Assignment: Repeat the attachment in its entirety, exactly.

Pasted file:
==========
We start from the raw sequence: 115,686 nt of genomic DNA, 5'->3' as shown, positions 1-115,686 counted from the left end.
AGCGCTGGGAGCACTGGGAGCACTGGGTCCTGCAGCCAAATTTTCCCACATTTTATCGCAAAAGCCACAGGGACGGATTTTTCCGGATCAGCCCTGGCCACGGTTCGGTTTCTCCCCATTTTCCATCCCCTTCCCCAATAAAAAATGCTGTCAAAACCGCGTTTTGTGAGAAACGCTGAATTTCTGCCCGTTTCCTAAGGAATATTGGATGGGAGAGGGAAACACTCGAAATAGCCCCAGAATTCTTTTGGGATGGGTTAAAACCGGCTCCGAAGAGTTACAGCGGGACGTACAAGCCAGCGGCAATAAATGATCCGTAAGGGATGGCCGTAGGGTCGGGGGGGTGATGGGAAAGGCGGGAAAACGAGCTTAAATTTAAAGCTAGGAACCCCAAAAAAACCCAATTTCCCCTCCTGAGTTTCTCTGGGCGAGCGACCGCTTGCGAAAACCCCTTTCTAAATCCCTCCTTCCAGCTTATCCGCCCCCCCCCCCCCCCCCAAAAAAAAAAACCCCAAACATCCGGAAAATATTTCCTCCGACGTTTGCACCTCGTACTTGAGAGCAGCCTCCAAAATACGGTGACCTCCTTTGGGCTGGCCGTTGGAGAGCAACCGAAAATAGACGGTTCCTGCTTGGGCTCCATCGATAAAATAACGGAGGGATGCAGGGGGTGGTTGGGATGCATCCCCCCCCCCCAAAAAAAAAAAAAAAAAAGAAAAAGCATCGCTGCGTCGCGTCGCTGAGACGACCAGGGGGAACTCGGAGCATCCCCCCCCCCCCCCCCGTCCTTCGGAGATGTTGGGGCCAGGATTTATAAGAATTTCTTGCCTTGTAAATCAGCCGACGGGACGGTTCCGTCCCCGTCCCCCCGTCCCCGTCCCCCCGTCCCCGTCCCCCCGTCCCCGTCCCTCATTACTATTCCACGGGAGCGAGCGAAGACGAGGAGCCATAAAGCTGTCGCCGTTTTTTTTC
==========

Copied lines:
We start from the raw sequence: 115,686 nt of genomic DNA, 5'->3' as shown, positions 1-115,686 counted from the left end.
AGCGCTGGGAGCACTGGGAGCACTGGGTCCTGCAGCCAAATTTTCCCACATTTTATCGCAAAAGCCACAGGGACGGATTTTTCCGGATCAGCCCTGGCCACGGTTCGGTTTCTCCCCATTTTCCATCCCCTTCCCCAATAAAAAATGCTGTCAAAACCGCGTTTTGTGAGAAACGCTGAATTTCTGCCCGTTTCCTAAGGAATATTGGATGGGAGAGGGAAACACTCGAAATAGCCCCAGAATTCTTTTGGGATGGGTTAAAACCGGCTCCGAAGAGTTACAGCGGGACGTACAAGCCAGCGGCAATAAATGATCCGTAAGGGATGGCCGTAGGGTCGGGGGGGTGATGGGAAAGGCGGGAAAACGAGCTTAAATTTAAAGCTAGGAACCCCAAAAAAACCCAATTTCCCCTCCTGAGTTTCTCTGGGCGAGCGACCGCTTGCGAAAACCCCTTTCTAAATCCCTCCTTCCAGCTTATCCGCCCCCCCCCCCCCCCCCAAAAAAAAAAACCCCAAACATCCGGAAAATATTTCCTCCGACGTTTGCACCTCGTACTTGAGAGCAGCCTCCAAAATACGGTGACCTCCTTTGGGCTGGCCGTTGGAGAGCAACCGAAAATAGACGGTTCCTGCTTGGGCTCCATCGATAAAATAACGGAGGGATGCAGGGGGTGGTTGGGATGCATCCCCCCCCCCCAAAAAAAAAAAAAAAAAAGAAAAAGCATCGCTGCGTCGCGTCGCTGAGACGACCAGGGGGAACTCGGAGCATCCCCCCCCCCCCCCCCGTCCTTCGGAGATGTTGGGGCCAGGATTTATAAGAATTTCTTGCCTTGTAAATCAGCCGACGGGACGGTTCCGTCCCCGTCCCCCCGTCCCCGTCCCCCCGTCCCCGTCCCCCCGTCCCCGTCCCTCATTACTATTCCACGGGAGCGAGCGAAGACGAGGAGCCATAAAGCTGTCGCCGTTTTTTTTC